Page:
As part of the planning effort, the SHRP conducted a survey last year of 264 science associations and societies to help identify existing human rights efforts within the scientific community. Sixty three associations responded and only 8 reported having active human rights sections or working groups. The American Mathematical Society and the American Physical Society, for example, have human rights committees that intervene primarily on behalf of individual members of their professions who are involved in human rights cases. Other academic organizations, such as the American Political Science Association, promote scholarship on human rights but have only limited human rights activities.
Participants in the coalition's planning meetings agree that more scientific societies should be engaged with human rights and should provide new tools and technologies to help broaden the impact of that engagement. A SHRP survey of 78 human rights organizations highlighted some of the ways science is being used in the service of human rights, including use of information technology, statistics, forensics, psychology, environmental studies and geospatial technologies. (AAAS has an ongoing project to analyze commercial satellite images for evidence of village destruction and other human rights abuses in locales such as Zimbabwe, Darfur, and Burma.)
The survey found no organized effort, however, to mobilize scientists more generally to provide expertise to human rights groups. The coalition's proposed goals include increasing the collaboration among scientific associations and human rights groups, helping scientists get a better understanding of human rights issues, and providing human rights groups more understanding of the tools and expertise that scientists can offer. The coalition partners have been discussing ideas such as creating a network of scientists who might be able to quickly provide pro bono expertise.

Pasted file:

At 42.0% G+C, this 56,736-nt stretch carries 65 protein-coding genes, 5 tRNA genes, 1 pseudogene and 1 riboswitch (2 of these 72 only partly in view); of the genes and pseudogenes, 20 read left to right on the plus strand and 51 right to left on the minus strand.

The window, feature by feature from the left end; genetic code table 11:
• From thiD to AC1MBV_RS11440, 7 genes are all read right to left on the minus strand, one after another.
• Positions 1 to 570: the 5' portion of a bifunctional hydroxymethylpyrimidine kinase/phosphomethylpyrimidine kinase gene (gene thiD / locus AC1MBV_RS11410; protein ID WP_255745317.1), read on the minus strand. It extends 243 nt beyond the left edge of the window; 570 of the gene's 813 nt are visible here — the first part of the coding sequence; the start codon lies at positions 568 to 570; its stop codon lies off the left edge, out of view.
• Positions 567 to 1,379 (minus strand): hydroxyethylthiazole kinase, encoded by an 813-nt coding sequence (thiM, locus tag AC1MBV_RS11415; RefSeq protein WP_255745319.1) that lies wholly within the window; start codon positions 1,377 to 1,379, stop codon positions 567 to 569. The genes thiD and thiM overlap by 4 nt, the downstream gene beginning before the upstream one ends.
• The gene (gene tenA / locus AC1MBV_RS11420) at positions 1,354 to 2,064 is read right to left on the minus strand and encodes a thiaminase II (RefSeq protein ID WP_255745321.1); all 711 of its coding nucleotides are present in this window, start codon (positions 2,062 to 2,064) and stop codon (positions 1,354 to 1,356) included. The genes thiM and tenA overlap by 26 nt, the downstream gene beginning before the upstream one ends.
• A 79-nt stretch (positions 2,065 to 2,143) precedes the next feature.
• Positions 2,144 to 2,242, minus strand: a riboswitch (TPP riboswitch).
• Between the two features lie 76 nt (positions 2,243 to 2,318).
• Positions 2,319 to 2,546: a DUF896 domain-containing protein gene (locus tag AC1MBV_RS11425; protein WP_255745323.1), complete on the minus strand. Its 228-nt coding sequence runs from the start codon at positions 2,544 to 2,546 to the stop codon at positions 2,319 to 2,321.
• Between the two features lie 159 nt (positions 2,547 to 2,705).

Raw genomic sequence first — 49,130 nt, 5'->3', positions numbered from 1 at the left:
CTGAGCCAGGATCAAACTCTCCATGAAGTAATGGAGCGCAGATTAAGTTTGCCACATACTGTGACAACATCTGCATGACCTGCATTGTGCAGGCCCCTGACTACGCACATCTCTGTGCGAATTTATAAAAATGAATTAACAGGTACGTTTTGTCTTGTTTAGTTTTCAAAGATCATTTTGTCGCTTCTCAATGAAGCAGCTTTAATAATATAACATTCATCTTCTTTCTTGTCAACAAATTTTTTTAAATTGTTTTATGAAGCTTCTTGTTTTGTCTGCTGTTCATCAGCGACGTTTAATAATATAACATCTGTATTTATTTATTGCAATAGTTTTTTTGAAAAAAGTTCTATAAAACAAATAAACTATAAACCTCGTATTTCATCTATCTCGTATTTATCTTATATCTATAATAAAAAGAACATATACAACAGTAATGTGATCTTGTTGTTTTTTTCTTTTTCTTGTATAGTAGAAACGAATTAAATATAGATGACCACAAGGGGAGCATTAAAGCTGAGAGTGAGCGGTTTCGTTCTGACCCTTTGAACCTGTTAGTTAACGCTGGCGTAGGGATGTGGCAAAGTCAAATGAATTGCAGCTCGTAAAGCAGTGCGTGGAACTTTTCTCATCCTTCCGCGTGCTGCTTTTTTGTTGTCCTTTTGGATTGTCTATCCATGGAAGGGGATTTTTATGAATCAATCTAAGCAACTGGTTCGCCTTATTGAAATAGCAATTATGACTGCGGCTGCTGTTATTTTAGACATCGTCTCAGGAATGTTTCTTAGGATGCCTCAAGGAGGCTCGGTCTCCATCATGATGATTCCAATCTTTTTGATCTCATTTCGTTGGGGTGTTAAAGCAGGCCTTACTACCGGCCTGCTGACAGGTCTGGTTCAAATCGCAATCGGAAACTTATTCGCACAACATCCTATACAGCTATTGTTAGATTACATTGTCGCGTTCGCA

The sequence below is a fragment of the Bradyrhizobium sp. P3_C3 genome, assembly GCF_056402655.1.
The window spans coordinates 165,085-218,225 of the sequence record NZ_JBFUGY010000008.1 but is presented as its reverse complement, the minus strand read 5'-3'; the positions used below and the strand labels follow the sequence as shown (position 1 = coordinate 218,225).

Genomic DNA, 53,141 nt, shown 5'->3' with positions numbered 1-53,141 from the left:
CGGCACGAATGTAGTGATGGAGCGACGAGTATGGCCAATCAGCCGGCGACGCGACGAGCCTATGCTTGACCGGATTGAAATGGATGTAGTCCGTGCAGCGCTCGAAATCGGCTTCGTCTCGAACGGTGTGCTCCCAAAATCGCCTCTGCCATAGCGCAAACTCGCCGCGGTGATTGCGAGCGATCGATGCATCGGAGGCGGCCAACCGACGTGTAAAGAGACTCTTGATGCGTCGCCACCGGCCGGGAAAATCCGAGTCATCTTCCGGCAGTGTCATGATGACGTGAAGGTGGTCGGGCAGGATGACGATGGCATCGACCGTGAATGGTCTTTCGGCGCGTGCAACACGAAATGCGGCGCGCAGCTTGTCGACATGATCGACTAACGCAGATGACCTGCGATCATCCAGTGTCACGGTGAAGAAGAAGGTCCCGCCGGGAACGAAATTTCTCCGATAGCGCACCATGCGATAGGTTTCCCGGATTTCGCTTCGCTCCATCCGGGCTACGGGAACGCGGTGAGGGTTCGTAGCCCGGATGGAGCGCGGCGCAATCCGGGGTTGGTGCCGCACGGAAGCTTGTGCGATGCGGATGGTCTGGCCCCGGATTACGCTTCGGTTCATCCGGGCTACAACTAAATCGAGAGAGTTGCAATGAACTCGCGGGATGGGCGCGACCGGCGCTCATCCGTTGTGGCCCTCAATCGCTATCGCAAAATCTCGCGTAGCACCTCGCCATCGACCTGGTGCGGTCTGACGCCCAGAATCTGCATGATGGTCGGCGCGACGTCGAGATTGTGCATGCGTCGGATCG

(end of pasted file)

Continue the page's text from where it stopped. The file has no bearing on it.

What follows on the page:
The coalition also will promote human rights awareness and programs within scientific associations, professional societies and academic institutions in the United States and abroad. Younis noted that human rights organizations in the United States are catching up with groups around the world in moving beyond the Cold War focus on civil and political rights (with the attendant emphasis on legal expertise) to include concern with economic, social and cultural rights. There has been a corresponding expansion in the types of expertise required.
Where once a human rights campaign might have been dominated by lawyers, she said, there now is a need for experts from many technical disciplines. Budget analysts, for example, are able to determine whether a government is allocating the resources required to meet its human rights obligations in areas such as access to justice, education and health. "We need as much expertise as possible from a whole range of disciplines," Younis said.
And scientists need to become more familiar with some of the documents that underlay international human rights, she said. She mentioned a conversation she had recently with a specialist on water testing who had been approached to provide expertise in a water pollution case. He suggested that access to water should be a human right. Younis told him that, in fact, the equitable access to safe drinking water is a universally recognized human right, and directed him to the Web site of the Office of the U.N. High Commissioner for Human Rights.
2 April 2008